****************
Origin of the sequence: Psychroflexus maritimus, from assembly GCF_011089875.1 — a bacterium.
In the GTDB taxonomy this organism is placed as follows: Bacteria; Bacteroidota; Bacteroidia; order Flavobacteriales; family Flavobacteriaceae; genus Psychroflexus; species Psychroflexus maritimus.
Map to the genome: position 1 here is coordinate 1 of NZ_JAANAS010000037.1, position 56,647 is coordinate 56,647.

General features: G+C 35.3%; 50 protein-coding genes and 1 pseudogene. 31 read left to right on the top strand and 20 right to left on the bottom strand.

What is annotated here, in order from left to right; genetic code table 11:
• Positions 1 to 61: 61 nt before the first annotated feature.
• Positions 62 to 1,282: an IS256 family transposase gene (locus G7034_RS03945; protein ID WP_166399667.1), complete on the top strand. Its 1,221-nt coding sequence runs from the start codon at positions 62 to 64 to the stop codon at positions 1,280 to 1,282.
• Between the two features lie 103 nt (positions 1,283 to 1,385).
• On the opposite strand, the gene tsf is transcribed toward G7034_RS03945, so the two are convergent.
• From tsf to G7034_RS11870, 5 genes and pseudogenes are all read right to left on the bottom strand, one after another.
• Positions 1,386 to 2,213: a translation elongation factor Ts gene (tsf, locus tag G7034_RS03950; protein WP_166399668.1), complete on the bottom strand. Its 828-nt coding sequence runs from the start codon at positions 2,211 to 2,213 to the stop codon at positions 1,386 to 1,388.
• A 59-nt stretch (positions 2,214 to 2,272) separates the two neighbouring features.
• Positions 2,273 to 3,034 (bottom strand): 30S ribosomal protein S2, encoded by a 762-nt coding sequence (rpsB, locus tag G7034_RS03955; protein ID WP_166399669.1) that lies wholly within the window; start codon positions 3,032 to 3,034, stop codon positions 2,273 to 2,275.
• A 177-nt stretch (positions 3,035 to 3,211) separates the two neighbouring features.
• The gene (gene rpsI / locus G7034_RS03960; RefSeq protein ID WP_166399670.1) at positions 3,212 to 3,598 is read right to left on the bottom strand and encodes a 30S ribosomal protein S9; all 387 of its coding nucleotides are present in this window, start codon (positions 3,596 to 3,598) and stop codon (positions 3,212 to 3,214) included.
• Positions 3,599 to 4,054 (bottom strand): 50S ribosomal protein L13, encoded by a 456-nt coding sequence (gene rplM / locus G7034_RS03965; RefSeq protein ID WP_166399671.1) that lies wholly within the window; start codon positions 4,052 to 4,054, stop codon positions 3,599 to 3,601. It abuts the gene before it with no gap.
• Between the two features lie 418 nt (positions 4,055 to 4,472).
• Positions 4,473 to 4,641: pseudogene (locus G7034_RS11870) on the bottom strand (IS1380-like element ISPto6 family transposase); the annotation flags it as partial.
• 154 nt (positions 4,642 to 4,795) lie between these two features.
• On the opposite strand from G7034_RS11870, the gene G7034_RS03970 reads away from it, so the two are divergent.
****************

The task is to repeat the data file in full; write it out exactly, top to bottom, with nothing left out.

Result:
Origin of the sequence: Psychroflexus maritimus, from assembly GCF_011089875.1 — a bacterium.
In the GTDB taxonomy this organism is placed as follows: Bacteria; Bacteroidota; Bacteroidia; order Flavobacteriales; family Flavobacteriaceae; genus Psychroflexus; species Psychroflexus maritimus.
Map to the genome: position 1 here is coordinate 1 of NZ_JAANAS010000037.1, position 56,647 is coordinate 56,647.

General features: G+C 35.3%; 50 protein-coding genes and 1 pseudogene. 31 read left to right on the top strand and 20 right to left on the bottom strand.

What is annotated here, in order from left to right; genetic code table 11:
• Positions 1 to 61: 61 nt before the first annotated feature.
• Positions 62 to 1,282: an IS256 family transposase gene (locus G7034_RS03945; protein ID WP_166399667.1), complete on the top strand. Its 1,221-nt coding sequence runs from the start codon at positions 62 to 64 to the stop codon at positions 1,280 to 1,282.
• Between the two features lie 103 nt (positions 1,283 to 1,385).
• On the opposite strand, the gene tsf is transcribed toward G7034_RS03945, so the two are convergent.
• From tsf to G7034_RS11870, 5 genes and pseudogenes are all read right to left on the bottom strand, one after another.
• Positions 1,386 to 2,213: a translation elongation factor Ts gene (tsf, locus tag G7034_RS03950; protein WP_166399668.1), complete on the bottom strand. Its 828-nt coding sequence runs from the start codon at positions 2,211 to 2,213 to the stop codon at positions 1,386 to 1,388.
• A 59-nt stretch (positions 2,214 to 2,272) separates the two neighbouring features.
• Positions 2,273 to 3,034 (bottom strand): 30S ribosomal protein S2, encoded by a 762-nt coding sequence (rpsB, locus tag G7034_RS03955; protein ID WP_166399669.1) that lies wholly within the window; start codon positions 3,032 to 3,034, stop codon positions 2,273 to 2,275.
• A 177-nt stretch (positions 3,035 to 3,211) separates the two neighbouring features.
• The gene (gene rpsI / locus G7034_RS03960; RefSeq protein ID WP_166399670.1) at positions 3,212 to 3,598 is read right to left on the bottom strand and encodes a 30S ribosomal protein S9; all 387 of its coding nucleotides are present in this window, start codon (positions 3,596 to 3,598) and stop codon (positions 3,212 to 3,214) included.
• Positions 3,599 to 4,054 (bottom strand): 50S ribosomal protein L13, encoded by a 456-nt coding sequence (gene rplM / locus G7034_RS03965; RefSeq protein ID WP_166399671.1) that lies wholly within the window; start codon positions 4,052 to 4,054, stop codon positions 3,599 to 3,601. It abuts the gene before it with no gap.
• Between the two features lie 418 nt (positions 4,055 to 4,472).
• Positions 4,473 to 4,641: pseudogene (locus G7034_RS11870) on the bottom strand (IS1380-like element ISPto6 family transposase); the annotation flags it as partial.
• 154 nt (positions 4,642 to 4,795) lie between these two features.
• On the opposite strand from G7034_RS11870, the gene G7034_RS03970 reads away from it, so the two are divergent.